I am reminded of the mighty St. Augustine of Hippo, who after a long life of sin and wandering, passing from paganism to Manichaeism to Arianism, finally found the Lord and his Holy Catholic Church. After repudiating his former ways, his eloquence, intelligence, and fama sanctitatis were so evident to all that when bishop Valerius grew increasingly infirm, the people of Hippo Regius forcibly dragged Augustine to the bishop that he might receive episcopal consecration and succeed upon Valerius’ death. Frightened by the weight of the apostolic office and knowing himself a sinner, he was ordained a bishop as tears of bitter reluctance ran down his face. Yet once the deed was done, he accepted the mantle placed on his shoulders, resolutely guiding the Church at Hippo and conserving the faith against the Arian heresy. Augustine put on the full priesthood of Christ for the good of his people.
I am reminded of Joseph Cardinal Ratzinger, who three times asked John Paul II to let him retire in a life of prayerful solitude and study, and three times Papa Wojtyla said no. Later, as the principal concelebrating cardinal at the Missa pro Defuncto Romano Pontifice, he heard the passage from the Gospel of John in which Christ admonishes Peter three times: “Simon son of John, do you love me? Then feed my sheep”. The eminent cardinals, like the people of Hippo Regius, then thrust upon him the heaviest mantle in the Church. He too entered a ministry he did not seek, but remained faithful to the office, and in this same faith, later renounced the papacy ad utilitatem Ecclesiae Dei Sanctae.
I am reminded of Jorge Mario Cardinal Bergoglio, behind whom the opponents of Ratzinger rallied in 2005, who, during the fourth ballot, heartfully and tearfully begged his electors not to oppose the Bavarian’s election. Eight years later, the Petrine mantle is now thrust upon his shoulders. And while his personal style continues to stun and surprise, he too remains faithful to the essentials of the apostolic office, even in matters of liturgy.
Unlike Ratzinger and Wojtyla (and Luciani and Montini and Roncalli and Pacelli and Ratti and Della Chiesa and Sarto and Pecci and Mastai-Feretti and Capellari and Castiglioni… and so on), Bergoglio is neither a polyglot nor a man educated in the Classics; he holds no doctorate in theology or canon law. His personal religiosity is the simple type of le periferie and of las villas favelas which he visited so often as Archbishop of Buenos Aires. We can readily find photos and footage of these “popular” Masses, in which we see the future pope wearing his vestments incorrectly: only the stole with no chasuble, or with his Roman collar exposed because he did not wear an amice, or the stole on top of the chasuble, or vestments with non-liturgical colors, etc.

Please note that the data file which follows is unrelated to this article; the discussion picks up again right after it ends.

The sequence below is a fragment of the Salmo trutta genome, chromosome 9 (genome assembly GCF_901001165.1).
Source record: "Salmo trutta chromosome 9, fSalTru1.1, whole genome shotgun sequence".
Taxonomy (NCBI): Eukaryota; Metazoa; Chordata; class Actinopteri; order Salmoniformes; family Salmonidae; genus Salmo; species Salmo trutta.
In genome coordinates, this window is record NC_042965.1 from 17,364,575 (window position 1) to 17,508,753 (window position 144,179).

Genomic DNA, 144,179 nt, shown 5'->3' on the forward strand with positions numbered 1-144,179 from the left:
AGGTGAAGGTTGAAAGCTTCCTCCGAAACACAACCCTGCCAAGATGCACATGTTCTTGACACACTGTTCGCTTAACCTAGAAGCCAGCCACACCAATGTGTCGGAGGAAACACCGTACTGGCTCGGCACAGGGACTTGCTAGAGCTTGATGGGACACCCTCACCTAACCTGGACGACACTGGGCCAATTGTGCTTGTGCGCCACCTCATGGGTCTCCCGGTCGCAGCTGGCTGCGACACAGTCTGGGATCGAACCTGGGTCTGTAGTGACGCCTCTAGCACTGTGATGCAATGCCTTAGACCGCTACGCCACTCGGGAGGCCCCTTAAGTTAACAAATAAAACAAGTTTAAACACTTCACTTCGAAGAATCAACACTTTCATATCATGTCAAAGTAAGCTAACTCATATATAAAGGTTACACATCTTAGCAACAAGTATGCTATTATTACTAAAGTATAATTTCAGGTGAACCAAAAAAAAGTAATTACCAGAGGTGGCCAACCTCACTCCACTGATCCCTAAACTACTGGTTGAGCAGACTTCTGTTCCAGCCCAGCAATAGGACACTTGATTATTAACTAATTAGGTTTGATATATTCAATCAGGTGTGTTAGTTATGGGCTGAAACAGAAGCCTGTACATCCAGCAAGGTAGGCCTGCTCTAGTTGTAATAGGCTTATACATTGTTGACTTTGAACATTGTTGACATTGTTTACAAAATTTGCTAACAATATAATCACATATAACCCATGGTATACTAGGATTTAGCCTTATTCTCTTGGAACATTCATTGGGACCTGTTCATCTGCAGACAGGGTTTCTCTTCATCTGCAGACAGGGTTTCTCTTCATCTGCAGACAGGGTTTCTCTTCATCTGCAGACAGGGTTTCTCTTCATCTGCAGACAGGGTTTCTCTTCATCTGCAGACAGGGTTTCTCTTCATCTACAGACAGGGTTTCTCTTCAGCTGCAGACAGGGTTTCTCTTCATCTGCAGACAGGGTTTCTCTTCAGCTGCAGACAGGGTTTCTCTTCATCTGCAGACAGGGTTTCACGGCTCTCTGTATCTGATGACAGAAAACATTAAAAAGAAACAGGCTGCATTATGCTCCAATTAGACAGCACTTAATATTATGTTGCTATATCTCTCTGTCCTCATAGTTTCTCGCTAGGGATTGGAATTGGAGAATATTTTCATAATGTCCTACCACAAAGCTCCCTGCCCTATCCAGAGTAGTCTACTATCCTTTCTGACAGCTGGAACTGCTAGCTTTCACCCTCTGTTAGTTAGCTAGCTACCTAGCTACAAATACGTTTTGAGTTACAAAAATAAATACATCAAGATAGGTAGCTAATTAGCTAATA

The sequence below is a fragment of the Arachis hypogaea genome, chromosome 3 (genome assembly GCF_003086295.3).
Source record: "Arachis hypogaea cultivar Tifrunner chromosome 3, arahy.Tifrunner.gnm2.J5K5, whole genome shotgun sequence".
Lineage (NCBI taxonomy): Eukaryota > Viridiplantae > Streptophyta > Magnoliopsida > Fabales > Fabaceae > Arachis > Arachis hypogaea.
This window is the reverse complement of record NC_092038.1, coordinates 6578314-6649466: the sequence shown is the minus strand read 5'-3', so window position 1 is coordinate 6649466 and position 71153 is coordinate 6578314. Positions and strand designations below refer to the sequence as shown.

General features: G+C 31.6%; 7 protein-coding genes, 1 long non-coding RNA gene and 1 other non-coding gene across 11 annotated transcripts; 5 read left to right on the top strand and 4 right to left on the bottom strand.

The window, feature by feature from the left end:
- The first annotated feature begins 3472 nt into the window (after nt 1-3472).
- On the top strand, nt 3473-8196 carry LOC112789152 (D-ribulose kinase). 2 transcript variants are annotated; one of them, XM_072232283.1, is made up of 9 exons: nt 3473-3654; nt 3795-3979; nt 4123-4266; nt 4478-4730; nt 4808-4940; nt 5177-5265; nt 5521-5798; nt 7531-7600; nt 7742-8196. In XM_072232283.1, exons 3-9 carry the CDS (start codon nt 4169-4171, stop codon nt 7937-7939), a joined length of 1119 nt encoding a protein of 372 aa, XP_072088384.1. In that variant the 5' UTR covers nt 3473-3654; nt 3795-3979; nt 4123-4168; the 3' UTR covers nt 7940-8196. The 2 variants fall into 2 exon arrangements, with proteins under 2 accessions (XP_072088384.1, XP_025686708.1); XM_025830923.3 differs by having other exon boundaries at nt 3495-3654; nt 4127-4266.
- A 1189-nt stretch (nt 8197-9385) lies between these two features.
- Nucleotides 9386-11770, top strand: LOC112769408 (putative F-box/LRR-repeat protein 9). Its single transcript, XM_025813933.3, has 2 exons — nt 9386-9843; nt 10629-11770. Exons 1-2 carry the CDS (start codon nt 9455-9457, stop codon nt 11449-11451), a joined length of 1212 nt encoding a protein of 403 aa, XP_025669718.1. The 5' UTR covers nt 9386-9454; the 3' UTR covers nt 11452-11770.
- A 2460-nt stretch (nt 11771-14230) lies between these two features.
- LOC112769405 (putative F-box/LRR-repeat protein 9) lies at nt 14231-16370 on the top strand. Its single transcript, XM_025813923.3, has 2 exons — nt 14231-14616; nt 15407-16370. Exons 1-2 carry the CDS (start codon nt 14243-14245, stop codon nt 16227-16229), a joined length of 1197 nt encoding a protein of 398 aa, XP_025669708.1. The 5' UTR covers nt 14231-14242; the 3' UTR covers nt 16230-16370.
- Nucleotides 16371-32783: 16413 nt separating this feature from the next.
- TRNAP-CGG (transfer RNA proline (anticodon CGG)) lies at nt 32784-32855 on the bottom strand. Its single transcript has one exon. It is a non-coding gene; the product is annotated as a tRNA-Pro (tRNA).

But now that he is Pope, these idiosyncratic tendencies are gone. He properly wears his vestments: the from the amice, alb, cincture, stole, tunicle, dalmatic, chasuble, zucchetto, and mitre, each is worn in the right order, each expressing with great symbolism that he is truly the High Priest of the Church Visible. On the great feasts, he prays the magnificent Latin orations of the Church and likewise imparts the blessings Urbi et Orbi in Latin. At the end of Mass he can be seen singing the traditional Marian antiphon of the season (again, in Latin). When, at the altar, Francis says una cum me indigno famulo tuo, quem Ecclesiae tuae praeesse voluisti, we know he has truly become one in heart, mind, and spirit with his predecessors on the Chair of Peter; indeed, he has put on the mantle of Peter and entered wholesale into the Office itself.
Thus we who loved what Benedict did for the sacred liturgy secundum suam essentiam spiritualem should not let our hearts be troubled. The shelving of the mozzetta and fanon [a temporary change, I hope] does not alter the sense of awe, majesty, and reverence which we see in Papa Bergoglio’s eyes as he elevates the Body and Blood of Christ–still in golden, precious chalices and ciboria–for the people’s adoration. We can be sure that in the realm of the sacred liturgy, the admonition of St. Francis of Assisi to safeguard the external and interior beauty, sacrality, and splendor of the liturgy will never go unheeded by Francis.
(But to hope that one day this Pope might offer the Traditional Latin Mass– well, that is a completely different matter.)